PIPC Chairman Tony Coelho Praises Steps Towards Patient-Centered Comparative Effectiveness Research, Calls for Continued Progress
WASHINGTON D.C. – In opening remarks at the Partnership to Improve Patient Care’s (PIPC) 2nd annual forum in Washington, D.C., Chairman Tony Coelho praised the steps made over the past year in achieving patient-centered comparative effectiveness research, and called for continued progress. Commenting on the creation and initial work of the Patient-Centered Outcomes Research Institute (PCORI) over the past year, Coelho said: “We appreciate the progress that’s been made, and we are looking for the progress to continue.”Coelho was joined at the forum by PCORI Executive Director Joe Selby and a panel of experts from the patient, provider and health policy sectors who discussed progress made, and additional steps that need to be taken, to ensure that the patient is the focus of effectiveness research. “Being patient-centered is much easier said than done, but since becoming law, PCORI has taken positive steps in its work towards implementing patient-centered CER,” PIPC Chairman Tony Coelho said. He highlighted PCORI’s commitment to hiring a “Chief Patient Officer” and its decision to solicit and release comments on the draft definition of patient-centered outcomes research as two recent examples of positive steps taken by the Institute.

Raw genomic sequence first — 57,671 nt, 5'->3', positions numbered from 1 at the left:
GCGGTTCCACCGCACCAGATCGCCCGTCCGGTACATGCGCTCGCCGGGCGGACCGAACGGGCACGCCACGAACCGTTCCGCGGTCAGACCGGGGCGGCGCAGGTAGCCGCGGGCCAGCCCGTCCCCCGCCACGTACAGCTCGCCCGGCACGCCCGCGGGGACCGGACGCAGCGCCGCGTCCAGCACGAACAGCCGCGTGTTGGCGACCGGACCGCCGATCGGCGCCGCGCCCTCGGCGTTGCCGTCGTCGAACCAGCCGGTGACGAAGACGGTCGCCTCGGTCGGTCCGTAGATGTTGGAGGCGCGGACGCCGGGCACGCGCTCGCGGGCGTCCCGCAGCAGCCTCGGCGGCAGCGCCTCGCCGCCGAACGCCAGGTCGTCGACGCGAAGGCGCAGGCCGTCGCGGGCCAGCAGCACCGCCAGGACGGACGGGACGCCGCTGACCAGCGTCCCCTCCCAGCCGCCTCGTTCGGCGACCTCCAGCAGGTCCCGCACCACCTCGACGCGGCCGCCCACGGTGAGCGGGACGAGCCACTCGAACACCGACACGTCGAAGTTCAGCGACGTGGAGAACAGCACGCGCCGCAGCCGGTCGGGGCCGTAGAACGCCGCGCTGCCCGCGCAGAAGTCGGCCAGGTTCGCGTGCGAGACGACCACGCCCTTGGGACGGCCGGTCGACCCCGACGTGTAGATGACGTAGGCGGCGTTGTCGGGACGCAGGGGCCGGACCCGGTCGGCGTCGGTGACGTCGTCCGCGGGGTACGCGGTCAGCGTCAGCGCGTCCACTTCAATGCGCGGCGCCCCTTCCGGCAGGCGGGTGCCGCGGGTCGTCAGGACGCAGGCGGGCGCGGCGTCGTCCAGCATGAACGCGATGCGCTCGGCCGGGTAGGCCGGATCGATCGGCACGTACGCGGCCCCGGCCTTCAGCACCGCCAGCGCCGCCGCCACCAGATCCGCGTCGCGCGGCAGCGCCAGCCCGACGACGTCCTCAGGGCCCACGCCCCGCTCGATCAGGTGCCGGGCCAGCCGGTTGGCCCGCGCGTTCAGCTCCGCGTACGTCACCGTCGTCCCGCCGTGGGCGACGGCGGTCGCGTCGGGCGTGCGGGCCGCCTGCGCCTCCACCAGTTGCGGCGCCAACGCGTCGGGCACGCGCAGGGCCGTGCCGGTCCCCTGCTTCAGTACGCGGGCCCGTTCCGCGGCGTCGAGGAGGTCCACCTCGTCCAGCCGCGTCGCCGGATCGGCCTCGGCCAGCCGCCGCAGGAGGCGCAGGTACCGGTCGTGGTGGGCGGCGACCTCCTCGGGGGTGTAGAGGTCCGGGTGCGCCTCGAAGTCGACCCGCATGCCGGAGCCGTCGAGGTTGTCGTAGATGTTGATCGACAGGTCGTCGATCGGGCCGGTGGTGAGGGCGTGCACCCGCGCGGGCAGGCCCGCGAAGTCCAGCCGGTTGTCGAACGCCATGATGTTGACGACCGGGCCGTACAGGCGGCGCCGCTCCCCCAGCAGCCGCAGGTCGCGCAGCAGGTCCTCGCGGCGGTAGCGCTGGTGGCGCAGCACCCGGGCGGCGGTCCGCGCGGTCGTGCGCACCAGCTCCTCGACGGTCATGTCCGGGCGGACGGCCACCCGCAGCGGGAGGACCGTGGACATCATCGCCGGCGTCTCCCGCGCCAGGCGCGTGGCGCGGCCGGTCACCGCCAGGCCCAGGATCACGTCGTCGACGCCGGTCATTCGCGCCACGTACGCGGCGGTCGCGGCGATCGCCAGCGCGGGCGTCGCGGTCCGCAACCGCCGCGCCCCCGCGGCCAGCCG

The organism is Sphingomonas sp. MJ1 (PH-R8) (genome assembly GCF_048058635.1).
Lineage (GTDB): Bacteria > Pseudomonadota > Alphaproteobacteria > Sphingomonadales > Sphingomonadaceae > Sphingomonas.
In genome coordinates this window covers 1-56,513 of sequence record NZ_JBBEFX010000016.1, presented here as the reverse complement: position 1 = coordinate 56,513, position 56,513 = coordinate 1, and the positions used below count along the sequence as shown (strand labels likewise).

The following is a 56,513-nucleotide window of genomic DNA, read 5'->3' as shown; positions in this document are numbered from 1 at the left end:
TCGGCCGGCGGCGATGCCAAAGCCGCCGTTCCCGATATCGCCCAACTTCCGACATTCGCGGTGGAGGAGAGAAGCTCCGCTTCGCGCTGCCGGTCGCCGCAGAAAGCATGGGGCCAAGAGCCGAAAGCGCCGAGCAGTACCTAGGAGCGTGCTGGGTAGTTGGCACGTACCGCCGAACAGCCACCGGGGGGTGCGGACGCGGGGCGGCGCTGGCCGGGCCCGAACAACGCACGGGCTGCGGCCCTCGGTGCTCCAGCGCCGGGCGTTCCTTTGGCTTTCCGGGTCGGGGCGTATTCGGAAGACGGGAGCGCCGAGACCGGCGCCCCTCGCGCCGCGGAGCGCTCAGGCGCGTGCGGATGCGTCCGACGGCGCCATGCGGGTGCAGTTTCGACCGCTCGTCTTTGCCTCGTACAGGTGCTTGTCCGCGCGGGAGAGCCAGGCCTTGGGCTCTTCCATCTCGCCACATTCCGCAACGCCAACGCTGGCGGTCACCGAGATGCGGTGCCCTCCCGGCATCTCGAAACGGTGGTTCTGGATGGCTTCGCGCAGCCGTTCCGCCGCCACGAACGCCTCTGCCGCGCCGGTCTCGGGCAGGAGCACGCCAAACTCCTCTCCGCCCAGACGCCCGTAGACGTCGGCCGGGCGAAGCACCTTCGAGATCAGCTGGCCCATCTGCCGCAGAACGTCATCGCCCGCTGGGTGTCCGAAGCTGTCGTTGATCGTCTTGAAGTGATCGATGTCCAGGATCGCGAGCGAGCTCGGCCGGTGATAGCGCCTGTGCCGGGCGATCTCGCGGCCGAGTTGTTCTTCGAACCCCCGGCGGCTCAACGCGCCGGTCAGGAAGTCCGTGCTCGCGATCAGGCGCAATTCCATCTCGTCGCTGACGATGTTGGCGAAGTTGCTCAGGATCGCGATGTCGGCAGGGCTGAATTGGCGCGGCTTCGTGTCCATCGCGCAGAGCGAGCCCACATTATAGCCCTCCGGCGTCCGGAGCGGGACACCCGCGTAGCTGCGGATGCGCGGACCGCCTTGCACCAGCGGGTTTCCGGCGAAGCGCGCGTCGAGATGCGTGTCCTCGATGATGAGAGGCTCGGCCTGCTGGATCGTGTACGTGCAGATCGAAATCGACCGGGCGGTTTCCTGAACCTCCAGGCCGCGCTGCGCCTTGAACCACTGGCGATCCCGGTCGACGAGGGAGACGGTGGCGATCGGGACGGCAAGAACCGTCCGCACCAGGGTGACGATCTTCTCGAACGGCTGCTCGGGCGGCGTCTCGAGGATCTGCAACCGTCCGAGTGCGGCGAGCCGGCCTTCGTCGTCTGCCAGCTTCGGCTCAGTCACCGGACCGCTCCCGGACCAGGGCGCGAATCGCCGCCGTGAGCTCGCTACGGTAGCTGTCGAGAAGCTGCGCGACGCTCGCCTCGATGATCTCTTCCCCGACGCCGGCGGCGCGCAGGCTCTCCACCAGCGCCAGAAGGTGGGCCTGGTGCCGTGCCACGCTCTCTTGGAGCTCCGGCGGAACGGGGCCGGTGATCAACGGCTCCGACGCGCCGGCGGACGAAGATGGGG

In a recent letter in the St. Louis Times Dispatch, Drs. Palmisano and Gale stressed the importance of establishing open, transparent procedures in the Patient-Centered Outcomes Research Institute.
A little-noticed provision of the Fiscal Year 2011 Continuing Resolution which was passed earlier this month requires the Government Accountability Office to conduct an audit of government CER projects funded by the Recovery Act and the Patient Protection and Affordable Care Act. Due just two months from the date of enactment, this provision could prove interesting to anyone who follows the issue of comparative effectiveness research. The provision states:
According to an article in Inside Health Policy, the American Medical Association is circulating a letter set go to the Patient-Centered Outcomes Research Institute (PCORI) raising concerns should PCORI use cost considerations in their definition of what they considered Patient Centered Outcomes Research (PCOR).
The article quoted AMA's letter as echoing concern with the potential inclusion of cost-based research in the definition:
“We do have questions concerning the last component of the definition that provides that PCOR: '[i]nvestigates (or may investigate) optimizing outcomes while addressing burden to individuals, resources, and other stakeholder perspectives.'”
The actions taken by the Patient Centered Outcomes and Research Institute (PCORI) Board of Governors at their Washington, D.C., meeting made many in the patient and health care communities more confident that the Board is working to be truly-patient centered. The Board members, with the help of the public, came up with a consensus on an improved definition for patient-centered outcomes research that focuses on how CER should be conducted in order to properly focus on patients. But despite PCORI’s efforts, some health researchers and policymakers still wish to use CER to impose coverage restrictions.